Around Bangalore and Mysore


Our home in Bangalore - the Le Meridien Hotel. India was the only location where we were unable to book an apartment and we regretted it. Despite the outstanding service at this fine hotel we felt cut-off from Indian society. It was, however, a relief to have a break for a week or so.







The Karnataka State Legislature building in Bangalore, the Vidhana Soudha. It was built by convict labor in 1954.









An example of Bangalore's present and future: the International Technology Center (ITC), an enclosed and secure office park outside Bangalore. It has its own power plant and apartments.






An ocean of motorcycles for the commuting employees at the ITC.








A hospital near the ITC.








Also near the ITC, we came upon this shanty town (toward the rear) and a group of women in saris hauling rocks for road work. Though both men and women work as laborers, we have often seen work groups in colorful saris breaking rocks with pickaxes!






The International Society for Krishna Consciousness (ISKCON) has an 8 acre temple compound in Bangalore. This group founded by Sri Pabhupada is better known by Americans as the Hare Krishnas for the mantra they sing to attain higher consciousness (also for the affect the society had on the Beatles).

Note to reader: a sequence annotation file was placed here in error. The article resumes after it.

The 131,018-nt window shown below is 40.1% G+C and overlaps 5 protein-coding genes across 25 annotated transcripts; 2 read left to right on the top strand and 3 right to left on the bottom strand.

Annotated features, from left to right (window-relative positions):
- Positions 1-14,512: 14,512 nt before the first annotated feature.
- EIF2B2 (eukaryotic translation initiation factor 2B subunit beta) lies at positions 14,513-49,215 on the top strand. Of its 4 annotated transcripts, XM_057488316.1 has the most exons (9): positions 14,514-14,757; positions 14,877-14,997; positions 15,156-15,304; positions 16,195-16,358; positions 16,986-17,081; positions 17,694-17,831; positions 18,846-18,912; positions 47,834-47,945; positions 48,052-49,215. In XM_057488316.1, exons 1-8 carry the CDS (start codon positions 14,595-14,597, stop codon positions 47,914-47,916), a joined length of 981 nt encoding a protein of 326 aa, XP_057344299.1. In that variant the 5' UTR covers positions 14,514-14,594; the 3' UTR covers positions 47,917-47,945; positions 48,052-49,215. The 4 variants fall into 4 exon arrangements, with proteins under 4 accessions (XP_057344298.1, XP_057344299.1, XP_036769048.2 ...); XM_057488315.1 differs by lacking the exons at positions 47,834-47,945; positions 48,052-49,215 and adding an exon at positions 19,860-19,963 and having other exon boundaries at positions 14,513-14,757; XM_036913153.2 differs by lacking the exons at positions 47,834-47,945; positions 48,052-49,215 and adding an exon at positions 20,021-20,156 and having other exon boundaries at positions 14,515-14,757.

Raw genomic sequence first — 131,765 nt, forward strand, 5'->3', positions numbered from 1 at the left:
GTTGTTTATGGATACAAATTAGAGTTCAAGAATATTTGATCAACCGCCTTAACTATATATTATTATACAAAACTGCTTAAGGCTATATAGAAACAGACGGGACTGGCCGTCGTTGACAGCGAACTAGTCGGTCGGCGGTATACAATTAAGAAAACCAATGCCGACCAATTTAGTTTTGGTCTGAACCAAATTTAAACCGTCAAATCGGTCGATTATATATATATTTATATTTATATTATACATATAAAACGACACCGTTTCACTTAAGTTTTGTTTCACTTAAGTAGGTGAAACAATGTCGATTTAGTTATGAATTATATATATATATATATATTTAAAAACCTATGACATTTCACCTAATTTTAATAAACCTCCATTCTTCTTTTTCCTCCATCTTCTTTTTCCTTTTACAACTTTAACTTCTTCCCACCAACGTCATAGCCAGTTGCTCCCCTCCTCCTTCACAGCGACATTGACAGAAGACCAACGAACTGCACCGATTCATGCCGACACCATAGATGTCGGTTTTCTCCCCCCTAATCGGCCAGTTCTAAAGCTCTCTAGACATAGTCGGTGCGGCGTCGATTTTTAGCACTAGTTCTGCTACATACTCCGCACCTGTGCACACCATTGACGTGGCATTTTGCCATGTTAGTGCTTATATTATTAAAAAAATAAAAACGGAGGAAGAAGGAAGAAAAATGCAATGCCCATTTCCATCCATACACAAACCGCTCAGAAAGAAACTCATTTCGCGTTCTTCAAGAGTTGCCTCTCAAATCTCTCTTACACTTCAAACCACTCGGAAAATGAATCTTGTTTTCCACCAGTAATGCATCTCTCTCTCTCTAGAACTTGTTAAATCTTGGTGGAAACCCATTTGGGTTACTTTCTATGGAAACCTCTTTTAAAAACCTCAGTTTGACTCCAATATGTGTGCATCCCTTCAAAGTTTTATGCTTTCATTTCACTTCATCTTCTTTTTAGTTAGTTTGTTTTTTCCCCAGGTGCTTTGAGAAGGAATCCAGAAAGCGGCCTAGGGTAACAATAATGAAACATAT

An immense shrine and statue of Shiva. The sculpture is quite immpressive at night. It is also very surreal since you have to walk through and out the back door of a department store to get to it.






Hindu temples can be quite colorful and include representations of various myths and Gods from the Hindu tradition. These include not only Vishnu and Shiva but other gods like Ganesh the elephant-headed god of prosperity and and Haruman the Monkey god of devotion.









The summer palace of the Tipu Sultan outside Mysore. The Tipu Sultan controlled a large part of what is now Karnataka and was killed in battle in his losing cause against the British. Cornwallis and the future Duke of Wellington (Wellesley) made their bones in battle against the Tipu Sultan.






Catherine, James and Alex at the Tipu Sultan's summer palace.









This dim picture of the outside of the Mysore Palace belies the fact that inside it looks like a fairy tale castle with soaring galleries painted in gilt and bright colors.








Chamundeswari, the patron "saint" of Mysore, shown defeating the demon Mahishasura from whom Mysore gets its name.








Bangalore traffic - motorcylces, tuk-tuks, pedestrians, cows, and anything else that moves.








Bangalore youths engaged in the national passion of cricket. India won its series of one day matches with Pakistan 3-2 while we were in Bangalore and we got to witness (and hear) the celebration.